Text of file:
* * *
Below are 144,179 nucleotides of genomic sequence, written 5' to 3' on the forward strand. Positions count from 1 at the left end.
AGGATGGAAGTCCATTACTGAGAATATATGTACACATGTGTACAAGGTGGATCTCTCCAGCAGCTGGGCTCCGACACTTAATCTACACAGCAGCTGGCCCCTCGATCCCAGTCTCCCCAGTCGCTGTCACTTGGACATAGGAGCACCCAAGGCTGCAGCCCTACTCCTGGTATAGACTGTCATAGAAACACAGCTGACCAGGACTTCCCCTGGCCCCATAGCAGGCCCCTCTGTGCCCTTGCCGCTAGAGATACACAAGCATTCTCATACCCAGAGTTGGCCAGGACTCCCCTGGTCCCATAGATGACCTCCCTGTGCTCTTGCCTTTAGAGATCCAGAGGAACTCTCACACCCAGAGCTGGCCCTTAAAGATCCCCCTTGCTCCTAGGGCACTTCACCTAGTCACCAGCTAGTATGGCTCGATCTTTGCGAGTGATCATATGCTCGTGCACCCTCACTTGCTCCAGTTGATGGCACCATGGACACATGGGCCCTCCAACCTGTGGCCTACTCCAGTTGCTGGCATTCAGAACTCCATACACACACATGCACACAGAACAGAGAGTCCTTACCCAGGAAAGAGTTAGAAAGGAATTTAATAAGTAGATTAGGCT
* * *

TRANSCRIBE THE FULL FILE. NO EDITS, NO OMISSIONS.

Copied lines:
Below are 144,179 nucleotides of genomic sequence, written 5' to 3' on the forward strand. Positions count from 1 at the left end.
AGGATGGAAGTCCATTACTGAGAATATATGTACACATGTGTACAAGGTGGATCTCTCCAGCAGCTGGGCTCCGACACTTAATCTACACAGCAGCTGGCCCCTCGATCCCAGTCTCCCCAGTCGCTGTCACTTGGACATAGGAGCACCCAAGGCTGCAGCCCTACTCCTGGTATAGACTGTCATAGAAACACAGCTGACCAGGACTTCCCCTGGCCCCATAGCAGGCCCCTCTGTGCCCTTGCCGCTAGAGATACACAAGCATTCTCATACCCAGAGTTGGCCAGGACTCCCCTGGTCCCATAGATGACCTCCCTGTGCTCTTGCCTTTAGAGATCCAGAGGAACTCTCACACCCAGAGCTGGCCCTTAAAGATCCCCCTTGCTCCTAGGGCACTTCACCTAGTCACCAGCTAGTATGGCTCGATCTTTGCGAGTGATCATATGCTCGTGCACCCTCACTTGCTCCAGTTGATGGCACCATGGACACATGGGCCCTCCAACCTGTGGCCTACTCCAGTTGCTGGCATTCAGAACTCCATACACACACATGCACACAGAACAGAGAGTCCTTACCCAGGAAAGAGTTAGAAAGGAATTTAATAAGTAGATTAGGCT